I’ve been involved in Television since the late 1970s. In those days of yesterday, I worked in television news at the local CBS affiliate in my hometown of Birmingham, Alabama. I was young, fresh, and somewhat of a hit in town because I had made a name for myself as pioneering black athlete at Auburn University. I was also one of the first two blacks anchors to be featured on the television evening news in Birmingham. It was fun! I learned a lot from very experienced people who were outstanding at what they did. I’m grateful to them for what they taught me.
In the 1980s I did my first paid acting gigs. Some were for big screen movie theatres and many were for the small screen of television. I occasionally continue to do these, working as an actor for the big three networks, CBS, ABC, NBC, and pay channel HBO, among others. These jobs have always been fun, paid well, provided work opportunities throughout the United States, and opportunities to attend dress-up, star studded premiere parties in Los Angeles. I’ve worked with stars Carroll O’Connor, Della Reese, Brad Pitt, Ed Norton, Candice Bergen, Luther Vandross, Sally Field, Alfree Woodward, Lawrence Fishburne and many, many others.
One season, I hired on as a radio sports analyst for a Canadian League football team and traveled all across Canada broadcasting games.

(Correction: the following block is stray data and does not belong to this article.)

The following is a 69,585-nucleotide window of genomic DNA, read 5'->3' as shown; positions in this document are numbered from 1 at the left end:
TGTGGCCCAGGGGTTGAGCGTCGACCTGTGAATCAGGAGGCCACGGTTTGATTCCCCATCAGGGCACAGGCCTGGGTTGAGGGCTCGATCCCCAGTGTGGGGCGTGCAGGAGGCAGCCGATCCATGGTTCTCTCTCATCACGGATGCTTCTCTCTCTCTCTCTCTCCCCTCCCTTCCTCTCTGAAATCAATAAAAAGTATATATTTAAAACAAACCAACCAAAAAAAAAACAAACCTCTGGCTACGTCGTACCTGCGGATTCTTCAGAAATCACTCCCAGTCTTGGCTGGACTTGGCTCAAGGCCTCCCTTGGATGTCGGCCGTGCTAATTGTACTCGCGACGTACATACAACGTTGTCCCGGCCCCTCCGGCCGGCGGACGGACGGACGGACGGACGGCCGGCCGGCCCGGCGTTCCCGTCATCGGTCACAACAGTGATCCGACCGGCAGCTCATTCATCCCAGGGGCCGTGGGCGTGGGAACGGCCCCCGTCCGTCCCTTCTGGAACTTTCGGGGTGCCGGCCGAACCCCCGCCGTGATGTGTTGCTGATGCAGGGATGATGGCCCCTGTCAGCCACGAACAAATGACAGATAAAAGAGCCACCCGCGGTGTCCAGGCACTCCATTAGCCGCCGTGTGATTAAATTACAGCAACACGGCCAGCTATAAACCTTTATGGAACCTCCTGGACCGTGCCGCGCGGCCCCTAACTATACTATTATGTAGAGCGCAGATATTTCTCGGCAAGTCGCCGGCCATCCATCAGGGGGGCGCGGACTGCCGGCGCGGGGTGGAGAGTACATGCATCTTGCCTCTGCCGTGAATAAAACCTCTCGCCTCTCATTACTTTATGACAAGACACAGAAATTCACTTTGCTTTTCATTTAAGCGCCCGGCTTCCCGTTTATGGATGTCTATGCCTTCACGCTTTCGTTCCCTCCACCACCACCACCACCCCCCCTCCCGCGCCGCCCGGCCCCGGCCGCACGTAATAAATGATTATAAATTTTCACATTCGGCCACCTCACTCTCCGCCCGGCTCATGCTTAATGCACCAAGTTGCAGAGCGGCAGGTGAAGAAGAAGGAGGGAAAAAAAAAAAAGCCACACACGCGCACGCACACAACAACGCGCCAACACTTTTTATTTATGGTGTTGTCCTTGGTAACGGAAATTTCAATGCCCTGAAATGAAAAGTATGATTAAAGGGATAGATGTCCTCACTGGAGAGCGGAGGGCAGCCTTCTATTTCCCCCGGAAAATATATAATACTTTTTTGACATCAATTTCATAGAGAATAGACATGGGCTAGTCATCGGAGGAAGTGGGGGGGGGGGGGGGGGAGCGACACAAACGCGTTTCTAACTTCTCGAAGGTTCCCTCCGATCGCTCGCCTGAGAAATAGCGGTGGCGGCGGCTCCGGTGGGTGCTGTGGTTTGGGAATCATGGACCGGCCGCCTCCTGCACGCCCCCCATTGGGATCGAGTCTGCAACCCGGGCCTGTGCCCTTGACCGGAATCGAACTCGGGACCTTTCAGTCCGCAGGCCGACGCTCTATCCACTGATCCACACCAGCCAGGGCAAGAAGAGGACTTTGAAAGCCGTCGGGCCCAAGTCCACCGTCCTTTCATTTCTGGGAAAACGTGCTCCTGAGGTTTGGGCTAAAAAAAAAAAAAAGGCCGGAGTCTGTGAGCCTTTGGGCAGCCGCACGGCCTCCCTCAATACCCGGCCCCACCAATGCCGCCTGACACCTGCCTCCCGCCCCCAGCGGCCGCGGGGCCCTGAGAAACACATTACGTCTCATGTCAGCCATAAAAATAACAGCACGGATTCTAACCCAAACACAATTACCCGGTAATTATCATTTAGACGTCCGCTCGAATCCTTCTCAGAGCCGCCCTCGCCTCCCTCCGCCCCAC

Never satisfied, and always seeking more, I’ve written a play, had it produced in Los Angeles, and wrote an autobiography that was published and sold in national retail outlets.
So it seems only natural, at least to me, that an evolutionary move would be to write, produce and direct a film for broadcast television.
That’s where Quiet Courage comes in. Quiet Courage is the story of James Owens, the first African American college scholarship football player in the powerful Southeastern Conference Deep South states of Alabama, Georgia and Mississippi. Owens made history by signing with Auburn in 1969. He says now “I didn’t know what I was getting into.” My two favorite taglines from the film’s promotional materials are, “Owens loved his University. She learned to love him back;” and, “He was Bo Jackson before there was a Bo Jackson.” The film premiered on Auburn’s campus on November 10 to a sold out crowd of 350 excited and very appreciative supporters, who laughed, cried, and stood to applaud as the ending credits rolled.
Back to television. The film Quiet Courage will make its broadcast debut on November 26th on the nine-station network belonging to Alabama Public Television. To say I’m excited is an understatement. Working as talent on television is a role I enjoy, but producing, writing, guiding and directing this project from ideas, to concept, financing, preproduction, hiring, collaboration, post production and identifying a broadcast partner is a joyful feeling of immense satisfaction.
Quiet is quite a story. It’s a story I’ve always wanted to tell. James is my friend. We were roommates for a couple of years at Auburn. I lived much of his story with him. To be entrusted with it is quite an honor. If past experience is an example, Quiet Courage will be around for a while. Talks with other broadcasters continue. DVDs are for sale at bestgurl.com.Check it out. You’ll laugh, cry, and gain a full appreciation for the film’s title and its relevance to the protagonist. Quiet Courage, “the ability to face difficulty, uncertainty, or disturbance without being deflected from a chosen course of action.”